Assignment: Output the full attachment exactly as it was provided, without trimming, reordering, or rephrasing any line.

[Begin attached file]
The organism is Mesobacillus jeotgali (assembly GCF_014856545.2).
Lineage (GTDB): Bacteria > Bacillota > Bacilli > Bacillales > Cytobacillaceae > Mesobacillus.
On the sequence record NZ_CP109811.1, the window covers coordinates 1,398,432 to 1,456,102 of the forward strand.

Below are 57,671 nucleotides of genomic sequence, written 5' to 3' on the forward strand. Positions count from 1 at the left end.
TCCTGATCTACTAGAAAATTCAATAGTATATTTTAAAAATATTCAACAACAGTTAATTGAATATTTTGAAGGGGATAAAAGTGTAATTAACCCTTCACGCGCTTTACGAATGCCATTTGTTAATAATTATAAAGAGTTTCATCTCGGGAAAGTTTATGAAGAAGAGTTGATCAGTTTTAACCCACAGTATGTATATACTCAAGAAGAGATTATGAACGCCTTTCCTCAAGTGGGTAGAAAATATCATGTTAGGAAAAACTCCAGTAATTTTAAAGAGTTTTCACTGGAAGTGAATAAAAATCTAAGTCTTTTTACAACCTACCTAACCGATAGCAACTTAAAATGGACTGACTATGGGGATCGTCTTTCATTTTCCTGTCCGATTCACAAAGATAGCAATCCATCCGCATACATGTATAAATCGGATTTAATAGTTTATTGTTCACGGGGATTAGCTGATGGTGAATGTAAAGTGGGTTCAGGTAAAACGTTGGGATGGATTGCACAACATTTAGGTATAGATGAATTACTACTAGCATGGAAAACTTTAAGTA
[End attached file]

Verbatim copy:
The organism is Mesobacillus jeotgali (assembly GCF_014856545.2).
Lineage (GTDB): Bacteria > Bacillota > Bacilli > Bacillales > Cytobacillaceae > Mesobacillus.
On the sequence record NZ_CP109811.1, the window covers coordinates 1,398,432 to 1,456,102 of the forward strand.

Below are 57,671 nucleotides of genomic sequence, written 5' to 3' on the forward strand. Positions count from 1 at the left end.
TCCTGATCTACTAGAAAATTCAATAGTATATTTTAAAAATATTCAACAACAGTTAATTGAATATTTTGAAGGGGATAAAAGTGTAATTAACCCTTCACGCGCTTTACGAATGCCATTTGTTAATAATTATAAAGAGTTTCATCTCGGGAAAGTTTATGAAGAAGAGTTGATCAGTTTTAACCCACAGTATGTATATACTCAAGAAGAGATTATGAACGCCTTTCCTCAAGTGGGTAGAAAATATCATGTTAGGAAAAACTCCAGTAATTTTAAAGAGTTTTCACTGGAAGTGAATAAAAATCTAAGTCTTTTTACAACCTACCTAACCGATAGCAACTTAAAATGGACTGACTATGGGGATCGTCTTTCATTTTCCTGTCCGATTCACAAAGATAGCAATCCATCCGCATACATGTATAAATCGGATTTAATAGTTTATTGTTCACGGGGATTAGCTGATGGTGAATGTAAAGTGGGTTCAGGTAAAACGTTGGGATGGATTGCACAACATTTAGGTATAGATGAATTACTACTAGCATGGAAAACTTTAAGTA